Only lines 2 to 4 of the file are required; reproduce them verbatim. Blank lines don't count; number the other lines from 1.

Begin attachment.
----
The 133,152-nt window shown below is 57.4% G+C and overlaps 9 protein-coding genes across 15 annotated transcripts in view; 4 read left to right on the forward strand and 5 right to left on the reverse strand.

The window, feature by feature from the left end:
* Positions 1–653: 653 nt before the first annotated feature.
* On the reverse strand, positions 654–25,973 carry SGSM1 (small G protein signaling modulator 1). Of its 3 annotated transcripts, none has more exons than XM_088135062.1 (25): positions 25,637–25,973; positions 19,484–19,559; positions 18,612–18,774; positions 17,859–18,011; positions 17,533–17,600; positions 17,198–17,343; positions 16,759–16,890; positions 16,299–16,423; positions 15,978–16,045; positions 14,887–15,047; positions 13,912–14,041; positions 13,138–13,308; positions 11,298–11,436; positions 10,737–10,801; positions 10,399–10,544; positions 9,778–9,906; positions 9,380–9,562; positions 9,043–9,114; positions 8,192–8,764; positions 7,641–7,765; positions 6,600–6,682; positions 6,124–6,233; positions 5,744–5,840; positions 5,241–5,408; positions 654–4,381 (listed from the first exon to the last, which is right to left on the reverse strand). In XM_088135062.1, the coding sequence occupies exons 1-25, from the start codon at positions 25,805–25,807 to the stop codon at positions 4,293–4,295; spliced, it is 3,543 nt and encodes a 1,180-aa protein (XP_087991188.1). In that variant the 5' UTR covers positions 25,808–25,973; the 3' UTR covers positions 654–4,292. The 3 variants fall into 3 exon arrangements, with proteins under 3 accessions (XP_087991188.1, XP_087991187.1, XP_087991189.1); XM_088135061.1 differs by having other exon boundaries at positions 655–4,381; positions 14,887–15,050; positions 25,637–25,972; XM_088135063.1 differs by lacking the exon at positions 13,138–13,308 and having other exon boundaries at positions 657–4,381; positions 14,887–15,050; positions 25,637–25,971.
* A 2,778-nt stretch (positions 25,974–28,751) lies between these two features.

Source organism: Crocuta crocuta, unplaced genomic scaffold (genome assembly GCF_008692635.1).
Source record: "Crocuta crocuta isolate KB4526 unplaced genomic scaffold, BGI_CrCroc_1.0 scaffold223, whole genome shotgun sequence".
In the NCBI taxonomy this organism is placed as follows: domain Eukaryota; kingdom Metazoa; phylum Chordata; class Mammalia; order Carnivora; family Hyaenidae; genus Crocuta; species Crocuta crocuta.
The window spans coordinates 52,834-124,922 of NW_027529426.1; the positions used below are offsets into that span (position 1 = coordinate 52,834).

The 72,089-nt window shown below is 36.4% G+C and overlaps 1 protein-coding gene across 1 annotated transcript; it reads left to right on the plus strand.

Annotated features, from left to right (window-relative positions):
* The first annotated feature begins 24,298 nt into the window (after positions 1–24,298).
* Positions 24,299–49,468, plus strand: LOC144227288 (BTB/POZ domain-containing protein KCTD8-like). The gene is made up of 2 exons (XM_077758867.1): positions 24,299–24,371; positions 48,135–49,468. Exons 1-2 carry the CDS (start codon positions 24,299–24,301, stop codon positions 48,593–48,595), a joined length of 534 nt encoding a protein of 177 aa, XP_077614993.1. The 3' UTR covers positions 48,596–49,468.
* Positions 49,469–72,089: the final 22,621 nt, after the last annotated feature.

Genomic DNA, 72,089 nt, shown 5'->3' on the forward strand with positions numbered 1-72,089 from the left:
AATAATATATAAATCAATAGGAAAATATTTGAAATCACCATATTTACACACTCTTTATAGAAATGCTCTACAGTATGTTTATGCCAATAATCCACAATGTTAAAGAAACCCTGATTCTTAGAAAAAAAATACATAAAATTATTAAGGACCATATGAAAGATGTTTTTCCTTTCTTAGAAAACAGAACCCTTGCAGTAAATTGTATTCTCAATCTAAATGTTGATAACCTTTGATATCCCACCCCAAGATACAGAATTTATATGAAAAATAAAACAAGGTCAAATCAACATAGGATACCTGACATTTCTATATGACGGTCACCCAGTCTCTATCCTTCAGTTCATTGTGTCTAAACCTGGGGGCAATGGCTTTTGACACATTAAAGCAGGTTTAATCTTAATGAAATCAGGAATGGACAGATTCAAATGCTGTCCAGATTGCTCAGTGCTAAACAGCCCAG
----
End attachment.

The window, feature by feature from the left end:
* Positions 1–653: 653 nt before the first annotated feature.
* On the reverse strand, positions 654–25,973 carry SGSM1 (small G protein signaling modulator 1). Of its 3 annotated transcripts, none has more exons than XM_088135062.1 (25): positions 25,637–25,973; positions 19,484–19,559; positions 18,612–18,774; positions 17,859–18,011; positions 17,533–17,600; positions 17,198–17,343; positions 16,759–16,890; positions 16,299–16,423; positions 15,978–16,045; positions 14,887–15,047; positions 13,912–14,041; positions 13,138–13,308; positions 11,298–11,436; positions 10,737–10,801; positions 10,399–10,544; positions 9,778–9,906; positions 9,380–9,562; positions 9,043–9,114; positions 8,192–8,764; positions 7,641–7,765; positions 6,600–6,682; positions 6,124–6,233; positions 5,744–5,840; positions 5,241–5,408; positions 654–4,381 (listed from the first exon to the last, which is right to left on the reverse strand). In XM_088135062.1, the coding sequence occupies exons 1-25, from the start codon at positions 25,805–25,807 to the stop codon at positions 4,293–4,295; spliced, it is 3,543 nt and encodes a 1,180-aa protein (XP_087991188.1). In that variant the 5' UTR covers positions 25,808–25,973; the 3' UTR covers positions 654–4,292. The 3 variants fall into 3 exon arrangements, with proteins under 3 accessions (XP_087991188.1, XP_087991187.1, XP_087991189.1); XM_088135061.1 differs by having other exon boundaries at positions 655–4,381; positions 14,887–15,050; positions 25,637–25,972; XM_088135063.1 differs by lacking the exon at positions 13,138–13,308 and having other exon boundaries at positions 657–4,381; positions 14,887–15,050; positions 25,637–25,971.